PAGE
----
If they had, it was certainly news to the writers. It didn’t make any difference. One by one, the screenwriters were called to testify. Many admitted they had been a card-carrying communist, fell on their knees, and repented of their sins.
The tough ones stood firm. The tough ones told the committee that their lives and their opinions and their words were protected by the First Amendment and what they had done wrong, if anything, was none of the Congressmen’s business. The tough ones fought back. The tough ones went to prison.
In Hollywood, they were blacklisted. Their names were churned around and turned to mud. If they had a regular job, they were fired. If they didn’t, no one would hire them. They and their work simply vanished off the face of the movie screens.
These were people like well-known playwright Lillian Hellman, whose words had been attached to ten motion pictures. She would not be employed again until 1966. Composer Elmer Bernstein said he had never been a member of the Communist Party, refused to name any friend who had, and found himself composing music for such movies as Cat Women of the Moon. Arthur Miller and Eliz Kazan came under attack. Gordon Kahn fled to Mexico, and he had written The African Queen, hardly the stuff of Red propaganda. Charlie Chaplin fled the country. Dashiell Hammett refused to cooperate, and his five months in jail hastened his death. The Committee overlooked the fact that Hammett, who had fought in World War I, had enlisted in the Army after Pearl Harbor. He was forty-eight years old at the time.
Dalton Trumbo was fired from MGM not long after the hearing. He was found guilty of contempt of Congress and sent to prison. From behind bars, he wrote this poem to his family: “Say then but this of me: Preferring not to crawl on his knee In freedom to a bowl of buttered slop Set out for him by some contemptuous clown, He walked to jail on his feet.” Dalton Trumbo remained defiant.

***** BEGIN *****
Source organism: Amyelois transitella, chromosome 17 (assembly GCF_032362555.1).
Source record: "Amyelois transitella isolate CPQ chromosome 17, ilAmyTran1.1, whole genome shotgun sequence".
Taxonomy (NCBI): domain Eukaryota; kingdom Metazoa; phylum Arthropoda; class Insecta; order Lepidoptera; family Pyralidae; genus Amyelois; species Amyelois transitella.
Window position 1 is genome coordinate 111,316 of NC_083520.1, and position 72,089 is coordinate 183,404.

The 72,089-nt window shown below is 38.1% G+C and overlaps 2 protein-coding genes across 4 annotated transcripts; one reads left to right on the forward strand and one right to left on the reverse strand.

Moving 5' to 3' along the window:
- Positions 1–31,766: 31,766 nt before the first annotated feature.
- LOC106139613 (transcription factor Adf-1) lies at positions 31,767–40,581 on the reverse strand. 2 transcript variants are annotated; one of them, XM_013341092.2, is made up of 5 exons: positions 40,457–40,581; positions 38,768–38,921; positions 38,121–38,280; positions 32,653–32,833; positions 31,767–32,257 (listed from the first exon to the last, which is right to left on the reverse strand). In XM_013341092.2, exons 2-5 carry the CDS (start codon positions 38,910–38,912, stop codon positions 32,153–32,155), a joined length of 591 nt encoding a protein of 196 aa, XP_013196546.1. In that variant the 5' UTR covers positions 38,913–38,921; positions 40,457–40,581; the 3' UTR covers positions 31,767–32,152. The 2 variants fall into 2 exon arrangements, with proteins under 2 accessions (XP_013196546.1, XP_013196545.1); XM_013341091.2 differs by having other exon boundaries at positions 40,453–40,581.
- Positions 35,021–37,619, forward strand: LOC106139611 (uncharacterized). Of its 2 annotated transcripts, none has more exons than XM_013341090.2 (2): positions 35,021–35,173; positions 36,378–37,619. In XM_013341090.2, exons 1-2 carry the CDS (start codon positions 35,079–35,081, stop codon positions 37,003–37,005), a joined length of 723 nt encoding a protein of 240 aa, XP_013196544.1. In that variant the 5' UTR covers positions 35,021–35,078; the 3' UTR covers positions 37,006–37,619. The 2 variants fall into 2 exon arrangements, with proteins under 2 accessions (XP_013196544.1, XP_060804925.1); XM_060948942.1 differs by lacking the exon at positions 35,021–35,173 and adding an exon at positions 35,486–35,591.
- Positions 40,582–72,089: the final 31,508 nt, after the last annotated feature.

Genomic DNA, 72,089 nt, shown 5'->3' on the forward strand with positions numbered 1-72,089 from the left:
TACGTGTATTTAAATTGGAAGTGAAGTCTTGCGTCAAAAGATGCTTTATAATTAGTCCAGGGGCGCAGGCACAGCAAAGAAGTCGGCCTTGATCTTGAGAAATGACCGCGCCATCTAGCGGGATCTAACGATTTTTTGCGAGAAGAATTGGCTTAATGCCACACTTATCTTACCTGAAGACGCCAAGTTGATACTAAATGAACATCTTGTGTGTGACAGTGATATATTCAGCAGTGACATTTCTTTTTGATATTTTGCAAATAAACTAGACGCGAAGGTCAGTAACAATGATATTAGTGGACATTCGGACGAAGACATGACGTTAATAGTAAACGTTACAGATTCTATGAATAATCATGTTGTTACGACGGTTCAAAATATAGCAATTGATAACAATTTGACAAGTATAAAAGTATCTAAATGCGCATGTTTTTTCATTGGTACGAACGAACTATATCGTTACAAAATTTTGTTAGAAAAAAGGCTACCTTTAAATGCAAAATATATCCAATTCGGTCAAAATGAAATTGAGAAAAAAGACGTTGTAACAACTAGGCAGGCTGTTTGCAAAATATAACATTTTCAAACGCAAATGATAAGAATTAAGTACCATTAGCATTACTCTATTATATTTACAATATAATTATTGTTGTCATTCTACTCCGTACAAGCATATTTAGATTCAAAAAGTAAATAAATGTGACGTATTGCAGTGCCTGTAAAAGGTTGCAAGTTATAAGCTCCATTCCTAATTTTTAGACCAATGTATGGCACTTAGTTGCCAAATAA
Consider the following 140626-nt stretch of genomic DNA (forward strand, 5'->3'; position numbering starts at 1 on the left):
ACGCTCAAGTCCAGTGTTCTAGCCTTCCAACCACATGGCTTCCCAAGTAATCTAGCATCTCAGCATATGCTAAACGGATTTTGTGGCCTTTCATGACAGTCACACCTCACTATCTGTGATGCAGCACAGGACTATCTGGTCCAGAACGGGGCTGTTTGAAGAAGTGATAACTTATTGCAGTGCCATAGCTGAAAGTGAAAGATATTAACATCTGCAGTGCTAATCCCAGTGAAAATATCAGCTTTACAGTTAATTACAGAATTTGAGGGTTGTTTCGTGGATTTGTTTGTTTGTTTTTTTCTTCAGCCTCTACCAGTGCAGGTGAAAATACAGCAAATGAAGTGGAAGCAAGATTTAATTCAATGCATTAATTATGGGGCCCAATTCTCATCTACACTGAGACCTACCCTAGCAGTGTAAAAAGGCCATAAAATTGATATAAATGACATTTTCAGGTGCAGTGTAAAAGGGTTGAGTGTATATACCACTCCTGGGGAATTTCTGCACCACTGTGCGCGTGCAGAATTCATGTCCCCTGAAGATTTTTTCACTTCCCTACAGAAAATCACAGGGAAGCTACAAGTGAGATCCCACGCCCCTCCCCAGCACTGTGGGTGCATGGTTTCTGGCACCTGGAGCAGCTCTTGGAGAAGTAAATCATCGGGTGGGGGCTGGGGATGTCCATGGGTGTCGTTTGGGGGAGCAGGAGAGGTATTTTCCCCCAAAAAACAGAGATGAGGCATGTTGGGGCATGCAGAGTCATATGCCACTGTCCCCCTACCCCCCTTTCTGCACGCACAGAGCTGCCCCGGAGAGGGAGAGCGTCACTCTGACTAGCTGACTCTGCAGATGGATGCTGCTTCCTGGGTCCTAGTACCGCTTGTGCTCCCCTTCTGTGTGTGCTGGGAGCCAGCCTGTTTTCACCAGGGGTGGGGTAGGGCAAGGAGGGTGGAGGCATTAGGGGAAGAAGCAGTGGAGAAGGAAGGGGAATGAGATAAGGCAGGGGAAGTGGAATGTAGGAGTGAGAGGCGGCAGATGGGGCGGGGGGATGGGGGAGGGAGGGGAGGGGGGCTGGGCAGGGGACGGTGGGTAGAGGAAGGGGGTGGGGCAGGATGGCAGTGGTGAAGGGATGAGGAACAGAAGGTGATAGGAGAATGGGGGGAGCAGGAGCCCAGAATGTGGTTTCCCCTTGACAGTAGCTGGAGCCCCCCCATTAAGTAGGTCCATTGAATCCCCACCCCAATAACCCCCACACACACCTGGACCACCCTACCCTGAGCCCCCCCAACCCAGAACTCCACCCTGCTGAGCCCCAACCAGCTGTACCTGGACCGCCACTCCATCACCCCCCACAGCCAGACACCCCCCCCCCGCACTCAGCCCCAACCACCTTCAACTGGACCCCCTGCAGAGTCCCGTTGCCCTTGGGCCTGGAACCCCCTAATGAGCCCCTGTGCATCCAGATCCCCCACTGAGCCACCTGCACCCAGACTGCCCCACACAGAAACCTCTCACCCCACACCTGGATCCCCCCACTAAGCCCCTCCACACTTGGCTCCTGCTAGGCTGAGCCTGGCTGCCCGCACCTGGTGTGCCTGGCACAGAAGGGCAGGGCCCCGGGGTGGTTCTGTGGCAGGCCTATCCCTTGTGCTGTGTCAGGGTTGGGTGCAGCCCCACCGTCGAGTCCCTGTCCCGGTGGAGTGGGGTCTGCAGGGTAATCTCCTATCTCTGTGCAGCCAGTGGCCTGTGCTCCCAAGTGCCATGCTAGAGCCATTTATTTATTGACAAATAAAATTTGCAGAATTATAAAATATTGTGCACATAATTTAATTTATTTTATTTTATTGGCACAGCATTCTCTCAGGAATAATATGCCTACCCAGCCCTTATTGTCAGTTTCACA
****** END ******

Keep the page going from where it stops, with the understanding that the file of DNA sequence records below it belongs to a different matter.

And like many of his friends in Hollywood, he continued to write, sometimes using an alias, sometimes using a front man who allowed his name to be placed on the silver screen with writing credits. It would be more than a decade later before Dalton Trumbo was finally given credit for two films he wrote in exile: Spartacus, Exodus, Roman Holiday, and The Brave One. Michael Wilson had written Friendly Persuasion and Lawrence of Arabia, working with Carl Foreman on The Bridge on the River Kwai.
Some endured and made it back. Some were lost in the whirlwind of public opinion. They and their work were cast aside and forgotten. They were the victims. Lionel Stander stood before HUAC and said boldly: “I know of a group of fanatics … they are ex-Fascists and America firsters and anti-Semites, people who hate everybody, including Negroes, minority groups, and most likely themselves … These people are engaged in a conspiracy outside all the legal processes to undermine the very fundamental American concepts upon which our entire system of democracy exists.”
Members of the Committee might have nodded in agreement. But if they thought long and hard, they would have realized that Lionel Stander was talking about the sins of the Committee.
So you’re a writer and think you have problems. Think again. Right or wrong, good or bad, long or short, you have the freedom to sit down every day of your life and write whatever story is battling to crawl its way out of your brain.
You worry about a bad book review? Don’t. It could be Big Brother. He didn’t give a one-star. He gave jail.
Caleb Pirtle III is author of the new Christian suspense thriller: Golgotha Connection.